US President Barack Obama urged Hu Jintao to work together on pressing Iran over its nuclear activities, but Hu did not openly commit to new sanctions on Tehran, according to official reports on Friday.
Obama and Hu discussed the growing international push to curb Iran's nuclear ambitions in an hour-long telephone call that followed China reported agreement on Wednesday to enter into serious negotiations over possible new UN-backed sanctions against Tehran.
Western powers say Tehran wants the means to make nuclear weapons, but China – which buys large amounts of oil from Iran – has for months fended off calls to back sanctions.
Together with Beijing's announcement on Thursday that President Hu will attend a nuclear security summit in Washington this month, the in-depth talk between the two leaders also augured lower tensions between Washington and Beijing after a rash of disputes.
"President Obama underscored the importance of working together to ensure that Iran lives up to its international obligations," the White House said in a statement after the telephone call, which took place later on Thursday Washington time – Friday morning in Beijing.
Western powers say Tehran is violating international nuclear safeguards and have told it to curtail uranium enrichment work, which could eventually be used to produce fissile material for nuclear weapons.
Iran denies it is seeking nuclear weapons and says its nuclear activities are peaceful.
In remarks reported on state television, Hu told Obama that he opposes the spread of nuclear weapons, but he did not directly broach Iran or sanctions.
"China has always taken seriously the issue of nuclear security, and opposed nuclear proliferation and terrorism," said Hu.
The mainland president's reported comments, and remarks from his foreign minister, showed that while Beijing may be ready to consider new sanctions against Iran, it is not prepared to publicly commit to supporting such sanctions, leaving room for haggling in the UN Security Council.
China is one of the five permanent members of the Security Council, each wielding the power to veto any resolution and thus block proposed UN sanctions.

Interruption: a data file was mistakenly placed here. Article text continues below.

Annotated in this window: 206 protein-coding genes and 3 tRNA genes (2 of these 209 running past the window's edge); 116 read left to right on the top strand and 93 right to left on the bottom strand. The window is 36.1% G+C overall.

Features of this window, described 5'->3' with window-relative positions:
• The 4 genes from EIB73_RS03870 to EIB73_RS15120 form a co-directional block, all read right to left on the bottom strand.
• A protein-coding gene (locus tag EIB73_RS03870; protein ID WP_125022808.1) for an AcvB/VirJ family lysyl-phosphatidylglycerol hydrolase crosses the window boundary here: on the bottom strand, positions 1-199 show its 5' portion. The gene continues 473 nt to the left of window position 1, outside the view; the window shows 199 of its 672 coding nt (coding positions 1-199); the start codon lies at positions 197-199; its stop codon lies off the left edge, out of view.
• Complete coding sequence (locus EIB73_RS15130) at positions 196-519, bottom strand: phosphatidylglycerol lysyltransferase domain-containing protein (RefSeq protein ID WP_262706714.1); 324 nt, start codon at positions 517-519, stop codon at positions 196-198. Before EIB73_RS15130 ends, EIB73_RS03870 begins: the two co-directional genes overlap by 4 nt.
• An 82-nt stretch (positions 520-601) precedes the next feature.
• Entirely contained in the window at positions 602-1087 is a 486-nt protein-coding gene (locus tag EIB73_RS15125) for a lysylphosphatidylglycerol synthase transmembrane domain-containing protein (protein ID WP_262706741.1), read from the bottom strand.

Foreign Minister Yang Jiechi called for "flexibility" during talks with Iran's top nuclear envoy Saeed Jalili, who flew to Beijing on Thursday.
Yang's brief published remarks from his meeting with Jalili did not mention backing sanctions, but they also did not repeat China's long-standing line that sanctions are not the "fundamental" cure to the dispute.
Yang "urged all sides to enhance diplomatic efforts and demonstrate flexibility, and to create the conditions for resolving the Iran nuclear issue through dialogue and negotiations," the Chinese Foreign Ministry said on its website on Friday.
Beijing and Washington have jousted in recent months over internet censorship, Tibet, US weapons sales to Taiwan and US charges that the yuan is undervalued, raising the possibility that those tensions could spill over into dealings over Iran.
"I don't think China wants these bilateral issues to overshadow negotiations (over Iran), which is really an international issue," said Guo Xiangang, China's former diplomat to Tehran.
"China has always understood that it will take some time for relations with the United States to overcome the tensions, but also that the tensions would never overwhelm the whole relationship," said Guo, now a vice president of the China Institute of International Studies in Beijing.
At the UN, diplomats said the United States, Britain, France and Germany expect to meet with both Russia and China next week to begin drafting sanctions proposals.
A diplomat with knowledge of the talks said on Thursday China probably would support US proposals to blacklist banks, impose travel bans and freeze assets, but would not blacklist Iranian shipping firms, ban arms imports, or target oil and gas sectors.